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liable for first month's fees nine months in advance - reasonable?

(5 Posts)
stella1w Mon 19-Sep-11 21:57:17

When I was three months pg I filled in a form which I thought was to go on a waiting list for a place for June 2012 (when I am due to return to work). I was handed a separate very complicated contract at the time but told not to worry about it.
I just got an email from the nursery asking for a 500 quid deposit.
So I pulled out the form I filled in and read it again carefully and it says that by signing the form I am liable for the first month's fees even if I choose not to send my child there. (It seems the five hundred quid deposit is only refundable once your child leaves the nursery). There is a lot of fine print on the reverse of the form which i now realise replicates the contract I was told to ignore.
The form I filled in had a space for the nursery to sign but they did not. And it's not dated.
Obviously I should have read the fine print, and the nursery can legally do what it likes, but is asking for such a large sum so far in advance reasonable?

dribbleface Tue 20-Sep-11 10:33:38

As a nursery manager it doesn't sound reasonable at all to me. We ask for a non refundable deposit when we offer and the parent accepts the place, usually about £200, this comes off the first months fees. If the parent want to later decline the place then they have to give notice in line with our contract which is 6 weeks, providing this does not overlap the start date no further fees would be payable, but the deposit lost.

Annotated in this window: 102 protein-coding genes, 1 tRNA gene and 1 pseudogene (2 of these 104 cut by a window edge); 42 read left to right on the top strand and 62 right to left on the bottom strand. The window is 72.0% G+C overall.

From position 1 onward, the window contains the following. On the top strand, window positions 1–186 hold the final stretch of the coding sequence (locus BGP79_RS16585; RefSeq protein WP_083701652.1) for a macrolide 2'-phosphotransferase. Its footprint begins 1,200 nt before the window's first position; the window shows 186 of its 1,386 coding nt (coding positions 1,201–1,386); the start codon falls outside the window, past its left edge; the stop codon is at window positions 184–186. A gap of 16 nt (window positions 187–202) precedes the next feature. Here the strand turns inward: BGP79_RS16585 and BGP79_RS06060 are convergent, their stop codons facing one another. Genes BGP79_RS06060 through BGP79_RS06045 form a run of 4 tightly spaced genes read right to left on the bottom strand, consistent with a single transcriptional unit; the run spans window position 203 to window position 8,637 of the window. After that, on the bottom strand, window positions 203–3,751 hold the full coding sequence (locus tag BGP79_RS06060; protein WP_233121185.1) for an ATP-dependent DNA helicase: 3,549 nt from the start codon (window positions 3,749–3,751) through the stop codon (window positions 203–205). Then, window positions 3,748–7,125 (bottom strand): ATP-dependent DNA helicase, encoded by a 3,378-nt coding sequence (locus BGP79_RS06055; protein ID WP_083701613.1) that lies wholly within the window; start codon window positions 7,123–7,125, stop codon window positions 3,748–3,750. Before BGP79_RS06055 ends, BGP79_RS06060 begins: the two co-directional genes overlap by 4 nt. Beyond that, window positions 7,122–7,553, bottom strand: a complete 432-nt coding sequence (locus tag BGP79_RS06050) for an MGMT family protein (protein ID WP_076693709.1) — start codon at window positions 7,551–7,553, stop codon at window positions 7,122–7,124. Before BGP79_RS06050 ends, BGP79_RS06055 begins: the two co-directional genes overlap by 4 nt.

You shouldn't be liable for a months fees just for going on the waiitng list, as as you have only just been asked for a deposit i assume they have only just offered a place.

Having said all that if they are offering you a definate place then it is not that unusual for nurseries to ask for a months fees to secure the place. If you want the place for definate it shouldn't be a problem?

Snowballed Tue 20-Sep-11 16:45:44

I had to pay £250 deposit (returned when DD left) and a months fees in advance when the place was offered. Those fees covered the first month dd was there. I think it's fairly standard practice.

HoneyPablo Wed 21-Sep-11 07:33:49

In effect they are holding the place for you. They could have somebody phoning in December who would want that place in January. If they have your deposit they know that you are almost certainly going to take the place in June. If they gave the place to the person in January the place would not be available for you in June.
It is a lot of money, but if the nursery is popular and full, then it may be the only way to secure a place.

The nursery will hold onto the deposit in case you go into arrears with your fees. Then return it when your child leaves.

fufulina Fri 30-Sep-11 09:02:09

I'm in London and had this, and to be honest, I think it's good business practice from the nursery's point of view. As Honey said - they are holding a place for you, and the first month's fees demonstrates a certain commitment from you that you are going to take up the place. I had to pay a month's fees in advance, plus a month's fees as deposit.

When DD leaves, I'll get the deposit back.

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